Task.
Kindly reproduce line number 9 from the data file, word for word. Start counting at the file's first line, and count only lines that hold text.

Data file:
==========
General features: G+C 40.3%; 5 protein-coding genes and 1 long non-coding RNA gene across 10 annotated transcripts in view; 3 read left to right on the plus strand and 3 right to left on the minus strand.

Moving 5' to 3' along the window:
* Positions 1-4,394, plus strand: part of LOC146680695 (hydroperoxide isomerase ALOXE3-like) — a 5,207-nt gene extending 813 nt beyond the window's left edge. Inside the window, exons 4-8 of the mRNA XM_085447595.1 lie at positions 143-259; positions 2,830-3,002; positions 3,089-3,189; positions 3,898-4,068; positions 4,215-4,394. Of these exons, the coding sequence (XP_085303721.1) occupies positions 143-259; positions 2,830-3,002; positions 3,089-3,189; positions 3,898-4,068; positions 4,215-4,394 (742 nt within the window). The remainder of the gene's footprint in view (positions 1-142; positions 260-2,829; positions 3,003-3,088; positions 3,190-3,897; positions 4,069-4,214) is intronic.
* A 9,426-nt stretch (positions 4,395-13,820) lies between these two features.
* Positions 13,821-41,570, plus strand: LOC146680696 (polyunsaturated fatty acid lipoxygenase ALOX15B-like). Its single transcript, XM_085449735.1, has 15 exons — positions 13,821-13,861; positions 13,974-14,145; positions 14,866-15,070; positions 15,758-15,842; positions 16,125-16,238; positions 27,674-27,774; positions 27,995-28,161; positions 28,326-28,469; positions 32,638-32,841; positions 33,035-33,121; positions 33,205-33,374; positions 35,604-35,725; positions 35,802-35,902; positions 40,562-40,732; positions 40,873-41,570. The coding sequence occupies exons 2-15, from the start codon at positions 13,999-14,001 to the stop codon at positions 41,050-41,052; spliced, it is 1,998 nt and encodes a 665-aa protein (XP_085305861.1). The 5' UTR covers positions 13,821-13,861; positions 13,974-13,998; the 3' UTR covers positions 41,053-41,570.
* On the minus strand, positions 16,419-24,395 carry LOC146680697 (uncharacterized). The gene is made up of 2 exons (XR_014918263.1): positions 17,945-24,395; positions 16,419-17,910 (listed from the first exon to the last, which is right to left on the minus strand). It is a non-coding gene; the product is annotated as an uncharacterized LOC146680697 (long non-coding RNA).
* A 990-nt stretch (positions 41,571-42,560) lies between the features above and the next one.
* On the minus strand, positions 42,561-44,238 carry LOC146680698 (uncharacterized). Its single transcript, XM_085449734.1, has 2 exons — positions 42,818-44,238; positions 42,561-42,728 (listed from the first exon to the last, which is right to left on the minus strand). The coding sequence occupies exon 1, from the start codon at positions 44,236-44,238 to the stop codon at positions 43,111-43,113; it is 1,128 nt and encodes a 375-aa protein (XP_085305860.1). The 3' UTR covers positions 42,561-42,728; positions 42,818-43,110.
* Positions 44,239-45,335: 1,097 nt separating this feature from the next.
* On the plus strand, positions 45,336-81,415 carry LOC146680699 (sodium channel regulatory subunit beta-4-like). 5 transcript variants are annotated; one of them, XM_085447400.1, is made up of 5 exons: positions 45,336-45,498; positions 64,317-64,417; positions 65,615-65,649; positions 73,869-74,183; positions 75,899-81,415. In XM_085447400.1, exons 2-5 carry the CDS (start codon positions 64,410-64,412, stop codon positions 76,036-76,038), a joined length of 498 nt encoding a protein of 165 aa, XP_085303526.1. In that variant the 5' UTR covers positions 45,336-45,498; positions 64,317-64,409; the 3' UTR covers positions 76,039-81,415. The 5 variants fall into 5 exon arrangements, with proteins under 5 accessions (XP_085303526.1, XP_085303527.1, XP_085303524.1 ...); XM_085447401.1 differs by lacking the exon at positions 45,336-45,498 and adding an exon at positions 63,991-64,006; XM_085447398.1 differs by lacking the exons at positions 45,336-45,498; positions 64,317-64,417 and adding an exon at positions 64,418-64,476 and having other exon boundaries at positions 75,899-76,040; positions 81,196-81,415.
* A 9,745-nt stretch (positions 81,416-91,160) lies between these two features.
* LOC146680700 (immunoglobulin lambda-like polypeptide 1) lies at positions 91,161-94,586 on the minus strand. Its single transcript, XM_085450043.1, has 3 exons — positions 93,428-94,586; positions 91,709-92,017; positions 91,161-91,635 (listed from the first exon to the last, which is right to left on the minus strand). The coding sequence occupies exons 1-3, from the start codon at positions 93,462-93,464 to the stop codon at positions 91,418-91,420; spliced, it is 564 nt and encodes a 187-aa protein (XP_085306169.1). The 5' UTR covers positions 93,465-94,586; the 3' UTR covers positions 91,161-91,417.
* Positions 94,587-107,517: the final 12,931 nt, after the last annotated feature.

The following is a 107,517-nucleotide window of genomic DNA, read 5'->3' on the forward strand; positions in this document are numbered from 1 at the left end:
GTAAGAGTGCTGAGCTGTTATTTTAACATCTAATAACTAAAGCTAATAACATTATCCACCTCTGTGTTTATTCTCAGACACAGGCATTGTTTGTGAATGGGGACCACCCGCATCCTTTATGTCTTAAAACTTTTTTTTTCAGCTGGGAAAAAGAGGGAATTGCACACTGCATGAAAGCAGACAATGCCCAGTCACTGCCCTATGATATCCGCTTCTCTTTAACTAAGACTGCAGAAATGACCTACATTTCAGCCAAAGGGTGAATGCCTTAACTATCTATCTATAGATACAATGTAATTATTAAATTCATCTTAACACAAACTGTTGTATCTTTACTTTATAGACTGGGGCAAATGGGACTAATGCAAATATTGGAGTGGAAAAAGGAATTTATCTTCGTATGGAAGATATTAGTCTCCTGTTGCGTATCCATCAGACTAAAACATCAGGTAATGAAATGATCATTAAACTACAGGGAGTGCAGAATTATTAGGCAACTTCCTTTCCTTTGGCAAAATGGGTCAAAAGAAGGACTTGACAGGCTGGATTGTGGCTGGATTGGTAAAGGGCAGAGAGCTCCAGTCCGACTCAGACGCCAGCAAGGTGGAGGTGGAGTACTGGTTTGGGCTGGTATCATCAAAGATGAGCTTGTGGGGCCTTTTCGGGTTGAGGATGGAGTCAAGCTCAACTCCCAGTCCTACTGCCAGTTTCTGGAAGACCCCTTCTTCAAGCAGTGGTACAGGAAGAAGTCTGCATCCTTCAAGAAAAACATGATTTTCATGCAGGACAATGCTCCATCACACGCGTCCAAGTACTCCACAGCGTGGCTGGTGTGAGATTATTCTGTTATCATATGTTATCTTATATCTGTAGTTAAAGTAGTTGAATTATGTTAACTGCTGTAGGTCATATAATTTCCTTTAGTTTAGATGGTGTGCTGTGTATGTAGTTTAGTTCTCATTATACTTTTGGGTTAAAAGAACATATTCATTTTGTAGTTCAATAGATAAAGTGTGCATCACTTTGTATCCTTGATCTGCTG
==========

* Positions 44,239-45,335: 1,097 nt separating this feature from the next.